One of the first projects I worked on with China Residencies was organizing a talk and book launch for From Memes to Movements by An Xiao Mina, with other talks and performances by Fei Liu and Christina Xu. It's so important to look at Internet-culture from a less Western-centric yet still critical perspective. I learned so much listening to An Xiao, Fei and Christina discussing how both "those in power and those who are challenging it" shape meme culture in China. It was fascinating to reflect on the implications of digital cultural appropriation, as "more than often, the source material doesn‘t matter for Chinese memes. We need to go back and connect the strings of culture." New characters and Chinese pronunciations are being invented every day, and are getting co-opted just as quickly for commercial uses. Christina also mentioned the use of tā (它) as an elegant solution to use a gender-free third pronoun in China.

When we weren't preparing for an event, my main responsibilities were to research residency programs in our network. Before publishing any new residency program's profile or open call, I would interview a person from the residency staff, and also an artist who attended the residency in order to get to know more about the program from all perspectives. Here are some of the interviews I did while in New York: 

  1. Residency Profile of LUCITOPIA with Chen Wei
  2. Residency Profile Ailleurs Lab with Chao Fu-Le
  3. Residency Profile YZ Creative Art Center CAC Center with Olivia Huang
  4. Artist Interview with Ditmar Hoerl at YZ CAC Center
  5. Residency Profile P8 with Dai Zhimin
  6. Residency Profile Points Arts Center with Yoojin Yang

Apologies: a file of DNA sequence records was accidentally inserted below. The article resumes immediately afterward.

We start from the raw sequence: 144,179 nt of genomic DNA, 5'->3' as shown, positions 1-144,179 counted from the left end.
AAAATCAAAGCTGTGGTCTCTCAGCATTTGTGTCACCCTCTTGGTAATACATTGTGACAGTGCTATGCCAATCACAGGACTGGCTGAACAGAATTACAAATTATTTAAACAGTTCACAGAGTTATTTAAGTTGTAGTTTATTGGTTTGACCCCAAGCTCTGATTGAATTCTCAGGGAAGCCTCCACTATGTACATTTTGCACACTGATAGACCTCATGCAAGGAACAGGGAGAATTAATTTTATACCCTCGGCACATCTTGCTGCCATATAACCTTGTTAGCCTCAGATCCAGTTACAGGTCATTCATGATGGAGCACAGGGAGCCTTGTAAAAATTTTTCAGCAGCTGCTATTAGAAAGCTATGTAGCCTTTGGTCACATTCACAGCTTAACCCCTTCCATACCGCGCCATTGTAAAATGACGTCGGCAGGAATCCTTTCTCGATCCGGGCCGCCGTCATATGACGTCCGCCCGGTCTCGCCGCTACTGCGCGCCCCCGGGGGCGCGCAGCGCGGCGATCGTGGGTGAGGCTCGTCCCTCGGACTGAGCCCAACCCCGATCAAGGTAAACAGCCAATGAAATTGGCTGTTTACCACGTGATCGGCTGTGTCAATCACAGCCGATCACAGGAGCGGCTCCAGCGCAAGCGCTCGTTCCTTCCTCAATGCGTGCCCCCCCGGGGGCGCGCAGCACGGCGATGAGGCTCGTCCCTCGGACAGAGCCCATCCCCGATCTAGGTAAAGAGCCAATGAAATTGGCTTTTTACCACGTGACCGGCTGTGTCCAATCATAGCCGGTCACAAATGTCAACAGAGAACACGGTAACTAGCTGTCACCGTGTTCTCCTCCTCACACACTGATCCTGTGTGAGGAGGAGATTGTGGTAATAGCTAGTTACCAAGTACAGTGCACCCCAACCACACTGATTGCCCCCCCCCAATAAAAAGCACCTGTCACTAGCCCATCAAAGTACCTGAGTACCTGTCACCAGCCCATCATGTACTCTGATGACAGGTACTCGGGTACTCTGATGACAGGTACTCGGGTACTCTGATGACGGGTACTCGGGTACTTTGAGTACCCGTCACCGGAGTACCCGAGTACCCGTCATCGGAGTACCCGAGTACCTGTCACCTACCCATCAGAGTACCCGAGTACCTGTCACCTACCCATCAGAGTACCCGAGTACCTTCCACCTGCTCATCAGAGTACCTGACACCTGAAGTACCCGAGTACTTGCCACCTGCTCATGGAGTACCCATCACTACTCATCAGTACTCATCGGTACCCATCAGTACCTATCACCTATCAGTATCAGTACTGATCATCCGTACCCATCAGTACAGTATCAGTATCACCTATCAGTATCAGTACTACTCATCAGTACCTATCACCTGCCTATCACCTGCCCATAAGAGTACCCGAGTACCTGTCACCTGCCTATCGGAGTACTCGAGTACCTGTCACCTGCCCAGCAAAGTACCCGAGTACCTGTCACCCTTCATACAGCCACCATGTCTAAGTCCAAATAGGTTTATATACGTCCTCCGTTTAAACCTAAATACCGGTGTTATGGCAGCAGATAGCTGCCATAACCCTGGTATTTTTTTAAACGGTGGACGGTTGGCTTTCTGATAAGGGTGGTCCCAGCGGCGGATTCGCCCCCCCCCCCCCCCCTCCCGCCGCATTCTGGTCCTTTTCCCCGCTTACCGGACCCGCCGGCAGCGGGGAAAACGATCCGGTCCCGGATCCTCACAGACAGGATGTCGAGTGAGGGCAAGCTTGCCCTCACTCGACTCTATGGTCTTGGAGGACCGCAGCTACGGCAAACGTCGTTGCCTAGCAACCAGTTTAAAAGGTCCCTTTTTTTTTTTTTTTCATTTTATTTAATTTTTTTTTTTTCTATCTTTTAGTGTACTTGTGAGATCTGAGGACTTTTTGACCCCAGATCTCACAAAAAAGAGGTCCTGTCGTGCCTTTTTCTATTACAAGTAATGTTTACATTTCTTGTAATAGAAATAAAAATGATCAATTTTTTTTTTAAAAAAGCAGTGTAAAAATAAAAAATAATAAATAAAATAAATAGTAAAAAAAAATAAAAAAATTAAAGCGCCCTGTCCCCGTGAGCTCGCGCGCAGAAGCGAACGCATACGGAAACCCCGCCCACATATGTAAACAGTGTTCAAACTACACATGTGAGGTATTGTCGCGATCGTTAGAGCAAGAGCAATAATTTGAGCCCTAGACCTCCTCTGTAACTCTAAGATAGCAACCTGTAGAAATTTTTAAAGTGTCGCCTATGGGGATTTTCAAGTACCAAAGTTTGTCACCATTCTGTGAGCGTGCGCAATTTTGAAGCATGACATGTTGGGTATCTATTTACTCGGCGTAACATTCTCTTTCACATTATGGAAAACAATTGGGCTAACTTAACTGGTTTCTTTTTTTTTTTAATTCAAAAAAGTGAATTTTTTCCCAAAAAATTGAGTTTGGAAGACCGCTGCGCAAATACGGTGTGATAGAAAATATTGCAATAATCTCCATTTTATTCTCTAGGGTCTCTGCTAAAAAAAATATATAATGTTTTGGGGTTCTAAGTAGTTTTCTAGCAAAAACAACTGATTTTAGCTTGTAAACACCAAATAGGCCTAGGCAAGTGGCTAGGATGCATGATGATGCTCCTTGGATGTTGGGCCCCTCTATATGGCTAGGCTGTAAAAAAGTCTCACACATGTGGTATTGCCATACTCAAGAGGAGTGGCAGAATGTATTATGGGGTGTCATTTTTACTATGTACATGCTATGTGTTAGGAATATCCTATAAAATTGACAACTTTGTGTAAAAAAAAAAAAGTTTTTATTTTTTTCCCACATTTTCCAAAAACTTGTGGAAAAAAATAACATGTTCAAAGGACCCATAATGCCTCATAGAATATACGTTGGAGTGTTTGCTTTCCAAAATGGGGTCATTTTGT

7. Artist Interview with Huang Tianyou at P8

It was most interesting talking to Yoojin from Points Center and Fu-Le from Ailleurs Lab. Although both residencies opened in the past year and consist of a pretty young team and spirit, I discovered during the interviews how many different paths there are to starting a space. A residency can either start off as an exchange program with an arts school, as in the case of Ailleurs Lab with an art school in Besançon in France. Or it can be founded as an artist residency from the start, by a successful artist who has seen the benefit of these programs firsthand and wants to give back, as in the case of Points Art Center. The diversity of focus and missions is really vast, something that really manifested when we visited the residencies in person during the May research trip. But more about that later, in my second post :-) 

My time in New York coincided with China Residencies' biggest fundraiser, the annual Dumpling Party. I loved the opportunity to help organize this event to make possible a space for people to gather as a community, a space to celebrate, make, and eat dumplings together. I researched all the most delicious potential food and drink sponsors, snagging generous dumpling contributions from East Wind Snack Shop and Luda's Dumplings, as well as alcohol sponsorship from Ming River Baijiu and Tsingtao. Brooklyn-based artist Nicholas Oh made fresh fortune cookies, and the musicians from our Found Sound China program Yehaiyahan, Kayla Briët, Jam No Peanut and eu-IV each gave amazing performances before heading to SXSW to perform! 

China Residencies' 6th Dumpling Party. From left to right, Yehaiyahan, Eddie Lu, Jam No Peanut, Kayla Briët, eu-IV and Kira. Photo credit: Linda Hafeneger